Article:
"Imagine, if you can, a subject which would be harder to present in motion pictures than the effects of a spinal anaesthetic. This is the problem that Leslie P. Thatcher solved so ably in his Technique and Principles of Spinal Anaesthesia with Nupercaine. Because most of the action takes place within the body, it was necessary to do some real thinking before a suitable motion picture presentation could be worked out. For example, the action of the fluid as it floats in the spinal canal was shown dramatically and effectively by floating some of the drug in a solution in a slowly tilting glass phial. A considerable use of X-rays served to show clearly just how the hypodermic needle should be handled, while well photographed diagrams and models aid the film's clarity. Operative scenes represent the best technique, and the action clearly demonstrates the qualities of Nupercaine as an anaesthetic. The picture is a study in straightforward exposition and, as such, it should serve its sponsors admirably. It is to be noted that Mr. Thatcher showed admirable restraint in his brief shots of operations. While sufficient for the medical man, they are not too long or gruesome for a lay audience." Movie Makers, Dec. 1939, 633-634.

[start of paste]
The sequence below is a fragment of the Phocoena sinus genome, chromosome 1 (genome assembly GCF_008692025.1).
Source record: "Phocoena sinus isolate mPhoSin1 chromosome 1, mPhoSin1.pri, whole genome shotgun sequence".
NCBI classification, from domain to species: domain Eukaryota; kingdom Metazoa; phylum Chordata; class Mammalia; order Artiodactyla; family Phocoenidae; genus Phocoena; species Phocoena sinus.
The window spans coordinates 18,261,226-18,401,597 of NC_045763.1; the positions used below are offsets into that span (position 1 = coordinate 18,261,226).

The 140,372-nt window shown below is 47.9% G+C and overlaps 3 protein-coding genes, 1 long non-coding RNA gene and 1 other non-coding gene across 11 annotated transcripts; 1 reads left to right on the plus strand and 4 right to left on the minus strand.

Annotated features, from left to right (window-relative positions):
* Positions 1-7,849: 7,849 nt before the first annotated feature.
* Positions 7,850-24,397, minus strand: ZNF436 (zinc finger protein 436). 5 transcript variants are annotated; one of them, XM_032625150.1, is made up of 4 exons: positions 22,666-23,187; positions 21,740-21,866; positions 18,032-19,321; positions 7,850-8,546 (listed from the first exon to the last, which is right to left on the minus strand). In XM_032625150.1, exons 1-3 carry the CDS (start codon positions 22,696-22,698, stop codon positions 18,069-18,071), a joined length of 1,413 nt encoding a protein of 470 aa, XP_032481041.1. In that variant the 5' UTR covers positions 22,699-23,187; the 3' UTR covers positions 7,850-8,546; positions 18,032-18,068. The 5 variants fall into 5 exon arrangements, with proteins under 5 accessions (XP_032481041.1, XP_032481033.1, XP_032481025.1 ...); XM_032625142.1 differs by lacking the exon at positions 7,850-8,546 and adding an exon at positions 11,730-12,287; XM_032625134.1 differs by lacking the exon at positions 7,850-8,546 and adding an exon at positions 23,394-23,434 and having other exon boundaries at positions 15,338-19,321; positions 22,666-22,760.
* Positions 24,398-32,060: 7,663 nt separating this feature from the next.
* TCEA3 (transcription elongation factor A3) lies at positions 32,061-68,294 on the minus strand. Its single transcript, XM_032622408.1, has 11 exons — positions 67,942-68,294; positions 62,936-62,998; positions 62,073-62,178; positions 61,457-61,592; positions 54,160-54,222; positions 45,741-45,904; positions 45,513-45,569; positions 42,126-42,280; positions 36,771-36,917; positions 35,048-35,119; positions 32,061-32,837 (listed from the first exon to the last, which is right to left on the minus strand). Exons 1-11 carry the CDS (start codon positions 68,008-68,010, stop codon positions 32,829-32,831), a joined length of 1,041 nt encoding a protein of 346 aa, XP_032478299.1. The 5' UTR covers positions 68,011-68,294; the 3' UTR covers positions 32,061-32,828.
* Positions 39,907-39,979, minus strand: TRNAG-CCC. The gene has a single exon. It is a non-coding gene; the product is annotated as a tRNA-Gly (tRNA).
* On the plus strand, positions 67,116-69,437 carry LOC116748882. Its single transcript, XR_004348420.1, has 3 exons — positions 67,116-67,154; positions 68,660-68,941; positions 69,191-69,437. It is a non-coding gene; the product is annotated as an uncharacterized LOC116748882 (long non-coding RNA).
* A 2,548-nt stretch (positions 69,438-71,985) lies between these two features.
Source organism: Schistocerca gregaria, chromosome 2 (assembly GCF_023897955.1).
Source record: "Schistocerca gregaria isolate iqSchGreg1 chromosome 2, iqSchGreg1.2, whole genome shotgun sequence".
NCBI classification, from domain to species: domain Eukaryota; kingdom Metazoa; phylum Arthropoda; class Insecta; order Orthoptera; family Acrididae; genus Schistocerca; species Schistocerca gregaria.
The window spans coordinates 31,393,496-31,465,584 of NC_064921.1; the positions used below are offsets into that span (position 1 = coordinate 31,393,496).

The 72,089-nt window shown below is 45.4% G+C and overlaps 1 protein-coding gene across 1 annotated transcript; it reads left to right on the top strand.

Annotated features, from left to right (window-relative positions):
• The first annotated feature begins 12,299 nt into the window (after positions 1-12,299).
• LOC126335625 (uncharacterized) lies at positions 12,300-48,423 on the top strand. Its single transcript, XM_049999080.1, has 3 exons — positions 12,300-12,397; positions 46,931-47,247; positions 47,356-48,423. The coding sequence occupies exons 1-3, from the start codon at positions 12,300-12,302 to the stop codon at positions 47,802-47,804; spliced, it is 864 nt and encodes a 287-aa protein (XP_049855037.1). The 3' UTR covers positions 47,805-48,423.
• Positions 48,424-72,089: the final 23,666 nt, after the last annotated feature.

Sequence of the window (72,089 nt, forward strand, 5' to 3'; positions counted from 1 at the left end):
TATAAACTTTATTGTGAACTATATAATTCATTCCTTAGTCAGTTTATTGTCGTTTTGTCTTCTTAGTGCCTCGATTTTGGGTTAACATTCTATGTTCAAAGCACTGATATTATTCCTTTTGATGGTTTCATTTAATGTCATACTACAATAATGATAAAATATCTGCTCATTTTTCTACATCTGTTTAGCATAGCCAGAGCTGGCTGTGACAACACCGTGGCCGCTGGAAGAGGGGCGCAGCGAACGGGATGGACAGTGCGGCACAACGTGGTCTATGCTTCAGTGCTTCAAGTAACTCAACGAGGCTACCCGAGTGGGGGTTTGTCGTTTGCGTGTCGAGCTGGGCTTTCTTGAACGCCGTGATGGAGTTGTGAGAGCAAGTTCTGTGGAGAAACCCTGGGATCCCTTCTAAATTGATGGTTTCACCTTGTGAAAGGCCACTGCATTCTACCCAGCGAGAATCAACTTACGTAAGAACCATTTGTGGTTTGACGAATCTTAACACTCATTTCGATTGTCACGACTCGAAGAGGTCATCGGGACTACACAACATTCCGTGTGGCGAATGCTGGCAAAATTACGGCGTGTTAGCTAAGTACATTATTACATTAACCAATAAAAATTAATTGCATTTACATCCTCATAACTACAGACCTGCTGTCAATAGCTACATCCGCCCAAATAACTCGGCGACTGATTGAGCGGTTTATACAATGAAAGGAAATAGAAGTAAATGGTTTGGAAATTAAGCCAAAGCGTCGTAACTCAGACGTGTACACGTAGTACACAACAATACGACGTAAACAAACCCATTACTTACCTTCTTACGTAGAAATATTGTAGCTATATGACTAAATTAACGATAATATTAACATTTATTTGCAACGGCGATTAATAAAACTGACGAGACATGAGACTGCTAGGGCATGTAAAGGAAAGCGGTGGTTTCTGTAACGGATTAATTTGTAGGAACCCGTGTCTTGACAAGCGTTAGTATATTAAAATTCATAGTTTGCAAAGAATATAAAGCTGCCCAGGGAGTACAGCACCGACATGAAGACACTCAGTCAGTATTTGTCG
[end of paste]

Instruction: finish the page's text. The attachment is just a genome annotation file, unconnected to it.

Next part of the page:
"Principles and Technique of Spinal Anaesthesia with Nupercaine is the title of a 1000 foot medical film, which is reported to represent practically a textbook on the subject. It is to be titled in both French and German for European screenings before medical groups." Movie Makers, May 1939, 224.
A BFI record of this film suggests it was produced by Horsham Ciba Laboratories.